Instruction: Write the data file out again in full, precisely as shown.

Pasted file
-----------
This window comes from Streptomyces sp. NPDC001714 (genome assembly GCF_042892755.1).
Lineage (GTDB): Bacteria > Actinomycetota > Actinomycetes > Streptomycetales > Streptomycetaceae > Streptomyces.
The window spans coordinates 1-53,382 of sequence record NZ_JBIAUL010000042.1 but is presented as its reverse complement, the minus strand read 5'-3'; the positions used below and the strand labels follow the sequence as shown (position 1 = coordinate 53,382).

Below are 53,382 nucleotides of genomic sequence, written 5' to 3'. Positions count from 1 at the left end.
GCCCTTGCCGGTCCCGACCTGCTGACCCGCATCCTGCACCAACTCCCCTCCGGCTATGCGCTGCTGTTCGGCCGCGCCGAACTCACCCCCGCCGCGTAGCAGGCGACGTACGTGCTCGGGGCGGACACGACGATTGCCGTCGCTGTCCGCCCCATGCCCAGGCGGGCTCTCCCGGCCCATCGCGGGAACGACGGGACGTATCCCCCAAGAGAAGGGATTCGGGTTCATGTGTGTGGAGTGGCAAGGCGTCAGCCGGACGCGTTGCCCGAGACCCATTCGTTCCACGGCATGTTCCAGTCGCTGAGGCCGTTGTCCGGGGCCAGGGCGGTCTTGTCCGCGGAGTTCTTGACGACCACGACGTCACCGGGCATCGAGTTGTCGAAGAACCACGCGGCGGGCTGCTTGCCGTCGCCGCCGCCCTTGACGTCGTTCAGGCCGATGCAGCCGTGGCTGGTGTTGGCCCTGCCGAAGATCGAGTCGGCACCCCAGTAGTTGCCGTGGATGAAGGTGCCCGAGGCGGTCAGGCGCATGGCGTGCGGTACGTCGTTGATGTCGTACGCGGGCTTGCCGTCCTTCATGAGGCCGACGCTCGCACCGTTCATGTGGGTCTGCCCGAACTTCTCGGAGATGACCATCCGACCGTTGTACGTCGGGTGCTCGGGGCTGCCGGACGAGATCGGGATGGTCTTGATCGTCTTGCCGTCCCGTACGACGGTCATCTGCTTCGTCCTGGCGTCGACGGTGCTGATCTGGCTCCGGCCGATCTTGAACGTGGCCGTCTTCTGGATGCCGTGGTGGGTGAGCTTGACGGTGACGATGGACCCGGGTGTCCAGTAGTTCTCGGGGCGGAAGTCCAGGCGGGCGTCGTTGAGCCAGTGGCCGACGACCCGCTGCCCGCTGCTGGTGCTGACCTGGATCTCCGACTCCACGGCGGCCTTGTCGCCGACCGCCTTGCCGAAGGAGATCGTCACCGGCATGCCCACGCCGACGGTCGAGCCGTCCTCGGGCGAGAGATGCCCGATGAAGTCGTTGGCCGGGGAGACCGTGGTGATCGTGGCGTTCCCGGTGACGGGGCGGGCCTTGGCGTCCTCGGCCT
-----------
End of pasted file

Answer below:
This window comes from Streptomyces sp. NPDC001714 (genome assembly GCF_042892755.1).
Lineage (GTDB): Bacteria > Actinomycetota > Actinomycetes > Streptomycetales > Streptomycetaceae > Streptomyces.
The window spans coordinates 1-53,382 of sequence record NZ_JBIAUL010000042.1 but is presented as its reverse complement, the minus strand read 5'-3'; the positions used below and the strand labels follow the sequence as shown (position 1 = coordinate 53,382).

Below are 53,382 nucleotides of genomic sequence, written 5' to 3'. Positions count from 1 at the left end.
GCCCTTGCCGGTCCCGACCTGCTGACCCGCATCCTGCACCAACTCCCCTCCGGCTATGCGCTGCTGTTCGGCCGCGCCGAACTCACCCCCGCCGCGTAGCAGGCGACGTACGTGCTCGGGGCGGACACGACGATTGCCGTCGCTGTCCGCCCCATGCCCAGGCGGGCTCTCCCGGCCCATCGCGGGAACGACGGGACGTATCCCCCAAGAGAAGGGATTCGGGTTCATGTGTGTGGAGTGGCAAGGCGTCAGCCGGACGCGTTGCCCGAGACCCATTCGTTCCACGGCATGTTCCAGTCGCTGAGGCCGTTGTCCGGGGCCAGGGCGGTCTTGTCCGCGGAGTTCTTGACGACCACGACGTCACCGGGCATCGAGTTGTCGAAGAACCACGCGGCGGGCTGCTTGCCGTCGCCGCCGCCCTTGACGTCGTTCAGGCCGATGCAGCCGTGGCTGGTGTTGGCCCTGCCGAAGATCGAGTCGGCACCCCAGTAGTTGCCGTGGATGAAGGTGCCCGAGGCGGTCAGGCGCATGGCGTGCGGTACGTCGTTGATGTCGTACGCGGGCTTGCCGTCCTTCATGAGGCCGACGCTCGCACCGTTCATGTGGGTCTGCCCGAACTTCTCGGAGATGACCATCCGACCGTTGTACGTCGGGTGCTCGGGGCTGCCGGACGAGATCGGGATGGTCTTGATCGTCTTGCCGTCCCGTACGACGGTCATCTGCTTCGTCCTGGCGTCGACGGTGCTGATCTGGCTCCGGCCGATCTTGAACGTGGCCGTCTTCTGGATGCCGTGGTGGGTGAGCTTGACGGTGACGATGGACCCGGGTGTCCAGTAGTTCTCGGGGCGGAAGTCCAGGCGGGCGTCGTTGAGCCAGTGGCCGACGACCCGCTGCCCGCTGCTGGTGCTGACCTGGATCTCCGACTCCACGGCGGCCTTGTCGCCGACCGCCTTGCCGAAGGAGATCGTCACCGGCATGCCCACGCCGACGGTCGAGCCGTCCTCGGGCGAGAGATGCCCGATGAAGTCGTTGGCCGGGGAGACCGTGGTGATCGTGGCGTTCCCGGTGACGGGGCGGGCCTTGGCGTCCTCGGCCT